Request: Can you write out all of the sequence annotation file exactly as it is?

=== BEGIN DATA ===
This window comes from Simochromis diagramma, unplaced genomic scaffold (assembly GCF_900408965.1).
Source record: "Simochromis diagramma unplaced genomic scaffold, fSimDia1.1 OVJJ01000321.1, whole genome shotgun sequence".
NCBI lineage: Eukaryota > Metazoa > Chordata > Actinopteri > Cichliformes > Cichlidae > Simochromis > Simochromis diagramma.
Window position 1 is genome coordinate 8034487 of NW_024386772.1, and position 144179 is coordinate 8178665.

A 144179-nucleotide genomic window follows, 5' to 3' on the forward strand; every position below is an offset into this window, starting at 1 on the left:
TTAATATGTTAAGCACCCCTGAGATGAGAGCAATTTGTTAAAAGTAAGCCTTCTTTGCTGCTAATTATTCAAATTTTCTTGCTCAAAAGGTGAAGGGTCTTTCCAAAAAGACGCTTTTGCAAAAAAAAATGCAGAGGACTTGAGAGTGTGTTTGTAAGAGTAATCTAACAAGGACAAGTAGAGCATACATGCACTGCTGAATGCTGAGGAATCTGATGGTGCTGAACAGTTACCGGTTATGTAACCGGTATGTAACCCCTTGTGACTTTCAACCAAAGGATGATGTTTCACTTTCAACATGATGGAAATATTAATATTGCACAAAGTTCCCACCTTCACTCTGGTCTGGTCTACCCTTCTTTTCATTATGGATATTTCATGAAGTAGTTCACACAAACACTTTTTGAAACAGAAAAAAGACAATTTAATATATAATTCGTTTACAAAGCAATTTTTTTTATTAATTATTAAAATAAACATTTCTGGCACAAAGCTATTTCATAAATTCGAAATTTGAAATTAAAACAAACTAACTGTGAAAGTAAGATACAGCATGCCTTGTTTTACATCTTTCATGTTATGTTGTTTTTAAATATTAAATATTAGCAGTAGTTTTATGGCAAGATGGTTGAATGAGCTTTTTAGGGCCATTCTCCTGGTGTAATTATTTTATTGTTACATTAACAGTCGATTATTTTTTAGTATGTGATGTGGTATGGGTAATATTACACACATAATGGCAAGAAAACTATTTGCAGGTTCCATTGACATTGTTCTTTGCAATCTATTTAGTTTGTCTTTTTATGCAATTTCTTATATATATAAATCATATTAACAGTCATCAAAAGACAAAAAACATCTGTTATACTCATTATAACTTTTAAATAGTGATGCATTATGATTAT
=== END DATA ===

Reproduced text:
This window comes from Simochromis diagramma, unplaced genomic scaffold (assembly GCF_900408965.1).
Source record: "Simochromis diagramma unplaced genomic scaffold, fSimDia1.1 OVJJ01000321.1, whole genome shotgun sequence".
NCBI lineage: Eukaryota > Metazoa > Chordata > Actinopteri > Cichliformes > Cichlidae > Simochromis > Simochromis diagramma.
Window position 1 is genome coordinate 8034487 of NW_024386772.1, and position 144179 is coordinate 8178665.

A 144179-nucleotide genomic window follows, 5' to 3' on the forward strand; every position below is an offset into this window, starting at 1 on the left:
TTAATATGTTAAGCACCCCTGAGATGAGAGCAATTTGTTAAAAGTAAGCCTTCTTTGCTGCTAATTATTCAAATTTTCTTGCTCAAAAGGTGAAGGGTCTTTCCAAAAAGACGCTTTTGCAAAAAAAAATGCAGAGGACTTGAGAGTGTGTTTGTAAGAGTAATCTAACAAGGACAAGTAGAGCATACATGCACTGCTGAATGCTGAGGAATCTGATGGTGCTGAACAGTTACCGGTTATGTAACCGGTATGTAACCCCTTGTGACTTTCAACCAAAGGATGATGTTTCACTTTCAACATGATGGAAATATTAATATTGCACAAAGTTCCCACCTTCACTCTGGTCTGGTCTACCCTTCTTTTCATTATGGATATTTCATGAAGTAGTTCACACAAACACTTTTTGAAACAGAAAAAAGACAATTTAATATATAATTCGTTTACAAAGCAATTTTTTTTATTAATTATTAAAATAAACATTTCTGGCACAAAGCTATTTCATAAATTCGAAATTTGAAATTAAAACAAACTAACTGTGAAAGTAAGATACAGCATGCCTTGTTTTACATCTTTCATGTTATGTTGTTTTTAAATATTAAATATTAGCAGTAGTTTTATGGCAAGATGGTTGAATGAGCTTTTTAGGGCCATTCTCCTGGTGTAATTATTTTATTGTTACATTAACAGTCGATTATTTTTTAGTATGTGATGTGGTATGGGTAATATTACACACATAATGGCAAGAAAACTATTTGCAGGTTCCATTGACATTGTTCTTTGCAATCTATTTAGTTTGTCTTTTTATGCAATTTCTTATATATATAAATCATATTAACAGTCATCAAAAGACAAAAAACATCTGTTATACTCATTATAACTTTTAAATAGTGATGCATTATGATTAT